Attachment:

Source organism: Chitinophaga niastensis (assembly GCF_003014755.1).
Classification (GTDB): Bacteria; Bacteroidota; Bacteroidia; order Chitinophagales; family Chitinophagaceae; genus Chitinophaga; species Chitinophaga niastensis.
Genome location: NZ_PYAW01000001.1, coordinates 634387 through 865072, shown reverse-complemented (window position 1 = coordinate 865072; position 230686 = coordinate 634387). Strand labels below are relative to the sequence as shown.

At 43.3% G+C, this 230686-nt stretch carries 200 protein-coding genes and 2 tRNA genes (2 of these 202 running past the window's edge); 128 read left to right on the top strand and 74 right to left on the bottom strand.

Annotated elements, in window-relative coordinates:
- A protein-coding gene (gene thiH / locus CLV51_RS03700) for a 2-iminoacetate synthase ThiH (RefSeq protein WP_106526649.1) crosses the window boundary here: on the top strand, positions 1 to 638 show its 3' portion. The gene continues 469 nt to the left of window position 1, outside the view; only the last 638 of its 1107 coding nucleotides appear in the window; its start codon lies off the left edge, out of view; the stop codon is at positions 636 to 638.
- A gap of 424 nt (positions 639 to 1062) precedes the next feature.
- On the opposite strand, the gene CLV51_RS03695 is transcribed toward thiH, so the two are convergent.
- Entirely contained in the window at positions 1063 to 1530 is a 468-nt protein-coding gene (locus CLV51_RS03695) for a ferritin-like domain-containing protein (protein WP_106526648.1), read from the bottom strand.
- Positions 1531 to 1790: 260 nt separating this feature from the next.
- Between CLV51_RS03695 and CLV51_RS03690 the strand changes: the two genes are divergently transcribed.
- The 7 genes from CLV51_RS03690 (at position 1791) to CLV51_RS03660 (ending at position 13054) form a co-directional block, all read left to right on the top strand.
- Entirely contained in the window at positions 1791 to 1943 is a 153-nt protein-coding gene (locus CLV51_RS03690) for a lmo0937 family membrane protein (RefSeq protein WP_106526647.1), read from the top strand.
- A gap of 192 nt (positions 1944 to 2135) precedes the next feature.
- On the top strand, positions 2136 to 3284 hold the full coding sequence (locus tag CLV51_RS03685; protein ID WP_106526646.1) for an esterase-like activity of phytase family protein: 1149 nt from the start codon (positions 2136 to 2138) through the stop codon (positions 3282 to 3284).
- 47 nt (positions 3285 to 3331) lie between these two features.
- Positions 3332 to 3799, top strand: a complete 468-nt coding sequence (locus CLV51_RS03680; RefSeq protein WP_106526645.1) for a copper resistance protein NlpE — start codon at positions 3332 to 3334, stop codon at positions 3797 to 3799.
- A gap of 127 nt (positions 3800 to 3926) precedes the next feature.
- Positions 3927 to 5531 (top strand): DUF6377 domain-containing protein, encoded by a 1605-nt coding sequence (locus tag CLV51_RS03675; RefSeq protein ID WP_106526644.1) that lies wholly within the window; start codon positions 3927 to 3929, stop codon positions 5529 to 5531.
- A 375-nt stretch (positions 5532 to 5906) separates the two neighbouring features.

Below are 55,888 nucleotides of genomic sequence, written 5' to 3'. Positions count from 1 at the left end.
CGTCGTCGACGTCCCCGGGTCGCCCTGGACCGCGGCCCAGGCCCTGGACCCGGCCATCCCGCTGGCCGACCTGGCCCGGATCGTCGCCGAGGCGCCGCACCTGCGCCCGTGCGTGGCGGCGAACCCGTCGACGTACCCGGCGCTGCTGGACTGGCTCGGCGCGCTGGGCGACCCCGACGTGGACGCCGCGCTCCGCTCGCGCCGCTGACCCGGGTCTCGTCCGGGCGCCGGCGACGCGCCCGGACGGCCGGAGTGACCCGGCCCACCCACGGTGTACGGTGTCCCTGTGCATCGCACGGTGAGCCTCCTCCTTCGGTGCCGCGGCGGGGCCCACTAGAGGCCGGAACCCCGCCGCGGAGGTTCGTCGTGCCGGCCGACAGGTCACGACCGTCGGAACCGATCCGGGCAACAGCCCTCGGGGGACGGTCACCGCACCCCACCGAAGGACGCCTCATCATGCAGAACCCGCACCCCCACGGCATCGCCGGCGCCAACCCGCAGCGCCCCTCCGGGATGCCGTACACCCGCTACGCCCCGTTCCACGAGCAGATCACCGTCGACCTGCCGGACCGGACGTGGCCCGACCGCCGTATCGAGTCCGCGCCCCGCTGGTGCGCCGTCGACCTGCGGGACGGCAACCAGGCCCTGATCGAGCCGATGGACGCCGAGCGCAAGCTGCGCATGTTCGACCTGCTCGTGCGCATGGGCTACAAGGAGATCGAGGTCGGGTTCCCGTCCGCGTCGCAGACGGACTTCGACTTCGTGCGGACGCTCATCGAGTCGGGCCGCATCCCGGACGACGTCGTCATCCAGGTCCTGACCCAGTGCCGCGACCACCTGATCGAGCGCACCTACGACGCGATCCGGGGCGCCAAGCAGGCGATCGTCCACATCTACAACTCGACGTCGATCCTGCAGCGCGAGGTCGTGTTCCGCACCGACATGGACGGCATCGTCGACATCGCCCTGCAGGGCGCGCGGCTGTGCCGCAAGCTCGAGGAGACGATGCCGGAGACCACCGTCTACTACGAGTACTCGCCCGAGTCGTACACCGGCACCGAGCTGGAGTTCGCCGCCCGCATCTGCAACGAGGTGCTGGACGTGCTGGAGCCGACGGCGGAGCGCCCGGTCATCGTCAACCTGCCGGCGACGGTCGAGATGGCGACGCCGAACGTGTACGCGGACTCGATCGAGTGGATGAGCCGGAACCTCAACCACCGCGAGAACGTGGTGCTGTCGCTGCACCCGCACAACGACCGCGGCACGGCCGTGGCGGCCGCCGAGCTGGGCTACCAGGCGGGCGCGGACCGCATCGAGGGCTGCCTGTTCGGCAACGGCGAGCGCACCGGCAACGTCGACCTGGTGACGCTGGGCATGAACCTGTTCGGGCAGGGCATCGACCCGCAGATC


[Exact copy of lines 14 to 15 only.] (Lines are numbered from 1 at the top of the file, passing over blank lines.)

- A gap of 192 nt (positions 1944 to 2135) precedes the next feature.
- On the top strand, positions 2136 to 3284 hold the full coding sequence (locus tag CLV51_RS03685; protein ID WP_106526646.1) for an esterase-like activity of phytase family protein: 1149 nt from the start codon (positions 2136 to 2138) through the stop codon (positions 3282 to 3284).